Last July, one of the instructors I worked with at SBBCollege showed me her writing notebook. It was just a plain spiral-bound notebook. Nothing fancy. But it caught my attention right away, and I had to ask myself, "Why didn't I write regularly in a writing notebook?"
I go back and forth between loving paper and "attempting" to become paperless. Early last year, I discovered Evernote, which is awesome by the way, and I tried to keep track of story ideas there. I will say that this works for the storage of ideas, but not the creation of them, and after seeing Jamie's notebook, I realized what I was missing: I had forgotten about the power of freewriting.
You probably wouldn't believe that of me now, but freewriting is a practice I had underestimated. What was crazy, was I had to ask myself, "How could I have overlooked freewriting when I consider myself its biggest cheerleader?" When I arrived home that evening, I pulled out an unused composition notebook and started writing right away.
This practice slowly formed into a morning pages routine, and since then, has found its own groove between freewriting, journaling, and bullet journaling, but the best part? I've written every single day since Jamie showed me her notebook. In the past when I attempted to journal every day, I would start off strong but then eventually I get to the point where I'm writing maybe once a week; not this time. Freewriting every day has boosted my creativity like I never expected.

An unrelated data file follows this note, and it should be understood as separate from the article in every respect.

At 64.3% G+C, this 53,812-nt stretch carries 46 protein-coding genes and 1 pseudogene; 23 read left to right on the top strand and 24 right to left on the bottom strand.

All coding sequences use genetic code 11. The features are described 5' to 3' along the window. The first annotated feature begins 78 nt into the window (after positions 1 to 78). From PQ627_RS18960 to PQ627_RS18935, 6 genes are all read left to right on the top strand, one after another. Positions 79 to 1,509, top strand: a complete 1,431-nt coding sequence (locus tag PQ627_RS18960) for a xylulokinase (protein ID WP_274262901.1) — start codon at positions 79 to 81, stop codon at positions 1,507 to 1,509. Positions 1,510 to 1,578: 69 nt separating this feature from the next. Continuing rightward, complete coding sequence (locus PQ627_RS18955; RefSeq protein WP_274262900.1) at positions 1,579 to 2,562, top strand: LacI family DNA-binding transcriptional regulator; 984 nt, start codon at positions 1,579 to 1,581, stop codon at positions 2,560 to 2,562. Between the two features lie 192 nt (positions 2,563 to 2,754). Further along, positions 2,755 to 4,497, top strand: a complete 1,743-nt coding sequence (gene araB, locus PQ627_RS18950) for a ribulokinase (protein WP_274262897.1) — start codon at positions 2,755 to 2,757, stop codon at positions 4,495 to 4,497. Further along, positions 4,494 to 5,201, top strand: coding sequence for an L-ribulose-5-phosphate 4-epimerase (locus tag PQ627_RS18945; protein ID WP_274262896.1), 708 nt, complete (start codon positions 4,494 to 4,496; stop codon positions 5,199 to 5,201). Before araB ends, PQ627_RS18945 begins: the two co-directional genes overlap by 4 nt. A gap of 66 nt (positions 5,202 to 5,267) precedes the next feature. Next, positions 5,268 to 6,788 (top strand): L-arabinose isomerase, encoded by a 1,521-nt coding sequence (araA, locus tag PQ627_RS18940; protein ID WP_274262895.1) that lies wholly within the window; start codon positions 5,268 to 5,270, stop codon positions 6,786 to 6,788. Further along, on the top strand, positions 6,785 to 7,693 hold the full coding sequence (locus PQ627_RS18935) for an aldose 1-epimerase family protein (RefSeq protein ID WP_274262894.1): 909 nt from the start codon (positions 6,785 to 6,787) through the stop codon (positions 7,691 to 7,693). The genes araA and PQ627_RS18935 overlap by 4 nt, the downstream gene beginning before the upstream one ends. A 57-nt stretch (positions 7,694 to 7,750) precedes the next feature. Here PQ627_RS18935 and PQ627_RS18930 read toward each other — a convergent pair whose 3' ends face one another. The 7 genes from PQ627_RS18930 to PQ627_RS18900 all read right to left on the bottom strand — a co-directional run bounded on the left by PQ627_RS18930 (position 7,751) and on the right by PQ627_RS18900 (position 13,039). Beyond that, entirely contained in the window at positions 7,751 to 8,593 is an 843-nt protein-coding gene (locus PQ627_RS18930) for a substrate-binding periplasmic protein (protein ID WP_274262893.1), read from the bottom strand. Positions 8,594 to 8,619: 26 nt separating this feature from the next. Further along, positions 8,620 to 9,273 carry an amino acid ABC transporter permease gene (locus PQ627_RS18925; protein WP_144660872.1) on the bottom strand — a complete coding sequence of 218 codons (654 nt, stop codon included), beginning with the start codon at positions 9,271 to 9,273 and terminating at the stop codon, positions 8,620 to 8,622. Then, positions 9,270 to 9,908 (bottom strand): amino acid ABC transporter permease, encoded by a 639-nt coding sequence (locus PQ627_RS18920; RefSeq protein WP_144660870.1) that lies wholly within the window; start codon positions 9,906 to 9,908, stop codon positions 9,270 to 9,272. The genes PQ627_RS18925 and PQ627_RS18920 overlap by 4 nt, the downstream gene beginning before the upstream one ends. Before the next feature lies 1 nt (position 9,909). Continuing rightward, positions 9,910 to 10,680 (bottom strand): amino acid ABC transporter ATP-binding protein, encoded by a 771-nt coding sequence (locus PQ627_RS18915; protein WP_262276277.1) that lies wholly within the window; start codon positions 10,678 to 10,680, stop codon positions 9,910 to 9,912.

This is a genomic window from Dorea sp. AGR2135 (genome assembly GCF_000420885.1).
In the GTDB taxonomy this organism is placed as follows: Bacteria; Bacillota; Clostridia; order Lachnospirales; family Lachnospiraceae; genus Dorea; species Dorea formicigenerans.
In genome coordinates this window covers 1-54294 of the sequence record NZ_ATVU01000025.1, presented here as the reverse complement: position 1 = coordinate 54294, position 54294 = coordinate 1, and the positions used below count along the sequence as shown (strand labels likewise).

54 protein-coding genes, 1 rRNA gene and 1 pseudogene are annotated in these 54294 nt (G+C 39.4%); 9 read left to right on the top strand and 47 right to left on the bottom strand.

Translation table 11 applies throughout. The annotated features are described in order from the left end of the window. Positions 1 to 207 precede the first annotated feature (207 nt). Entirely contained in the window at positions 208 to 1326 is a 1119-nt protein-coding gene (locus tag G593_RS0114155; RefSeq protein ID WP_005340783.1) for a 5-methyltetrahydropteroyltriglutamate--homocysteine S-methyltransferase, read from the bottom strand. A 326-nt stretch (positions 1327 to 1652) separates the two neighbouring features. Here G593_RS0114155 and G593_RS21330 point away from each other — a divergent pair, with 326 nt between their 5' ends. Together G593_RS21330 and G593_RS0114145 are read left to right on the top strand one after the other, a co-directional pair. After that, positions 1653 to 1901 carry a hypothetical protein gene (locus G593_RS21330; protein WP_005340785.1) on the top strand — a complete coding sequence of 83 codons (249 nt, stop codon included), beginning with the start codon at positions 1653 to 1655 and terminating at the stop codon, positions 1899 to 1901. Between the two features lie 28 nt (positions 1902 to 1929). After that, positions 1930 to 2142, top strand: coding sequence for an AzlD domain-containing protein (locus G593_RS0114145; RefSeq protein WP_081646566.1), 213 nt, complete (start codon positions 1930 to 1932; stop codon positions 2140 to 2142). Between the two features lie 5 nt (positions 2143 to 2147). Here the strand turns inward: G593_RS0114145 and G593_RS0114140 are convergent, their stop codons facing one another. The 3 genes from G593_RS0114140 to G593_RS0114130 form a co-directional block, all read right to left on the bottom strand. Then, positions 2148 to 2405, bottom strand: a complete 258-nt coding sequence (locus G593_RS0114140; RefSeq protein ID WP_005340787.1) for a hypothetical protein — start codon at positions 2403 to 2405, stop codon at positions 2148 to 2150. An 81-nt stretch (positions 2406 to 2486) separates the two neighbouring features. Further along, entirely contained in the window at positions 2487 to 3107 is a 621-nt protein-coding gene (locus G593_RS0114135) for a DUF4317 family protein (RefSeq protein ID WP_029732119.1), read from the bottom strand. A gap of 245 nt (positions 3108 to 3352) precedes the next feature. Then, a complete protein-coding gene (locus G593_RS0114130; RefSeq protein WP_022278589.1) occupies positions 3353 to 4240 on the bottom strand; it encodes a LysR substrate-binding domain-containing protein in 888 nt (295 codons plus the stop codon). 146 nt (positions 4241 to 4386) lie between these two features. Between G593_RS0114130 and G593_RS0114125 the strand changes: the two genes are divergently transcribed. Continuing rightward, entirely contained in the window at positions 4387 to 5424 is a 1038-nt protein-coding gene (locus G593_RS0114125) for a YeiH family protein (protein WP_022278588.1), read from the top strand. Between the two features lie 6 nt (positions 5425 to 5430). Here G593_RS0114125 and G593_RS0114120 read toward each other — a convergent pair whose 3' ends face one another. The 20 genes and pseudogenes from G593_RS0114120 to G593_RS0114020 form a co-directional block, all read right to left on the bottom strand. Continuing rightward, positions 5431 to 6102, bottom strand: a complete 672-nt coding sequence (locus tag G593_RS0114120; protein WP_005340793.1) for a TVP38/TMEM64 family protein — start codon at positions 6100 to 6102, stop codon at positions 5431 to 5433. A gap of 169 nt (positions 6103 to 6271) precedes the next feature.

This is not journal writing. Or at least not traditional journal writing (you can read all about different styles of journaling in this post here). I don't write about the daily humdrum. I write down blog topics or outlines, story ideas, character development, story beats, social media goals, website design ideas, marketing plans, etc. Pretty much anything that falls under the large umbrella of creative entrepreneur, I write about in, what I call, my bullet journal. (But really, it's just a notebook and any notebook would work for this practice.)
In the past year:
- I am less stressed. I work though anything about creativity that is bothering me. For example, I was working on an idea to write a different type of fiction under a pen name, but by thinking about this through freewriting, I realized this wasn't working for me and was stressing me out. So I closed shop on the pen name idea.
- I've discovered what I really want out of being an entrepreneur. The idea for eltscott.com came through freewriting, and since then, I have been able to express myself through other creative outlets that don't fit my author brand or this site. I spent a lot of time in this notebook narrowing down what I wanted this business to be, and if you've been around since last July, you'll know it's changed A LOT!
- I also used the same strategy for my author website and I've rebranded it as well thanks to freewriting.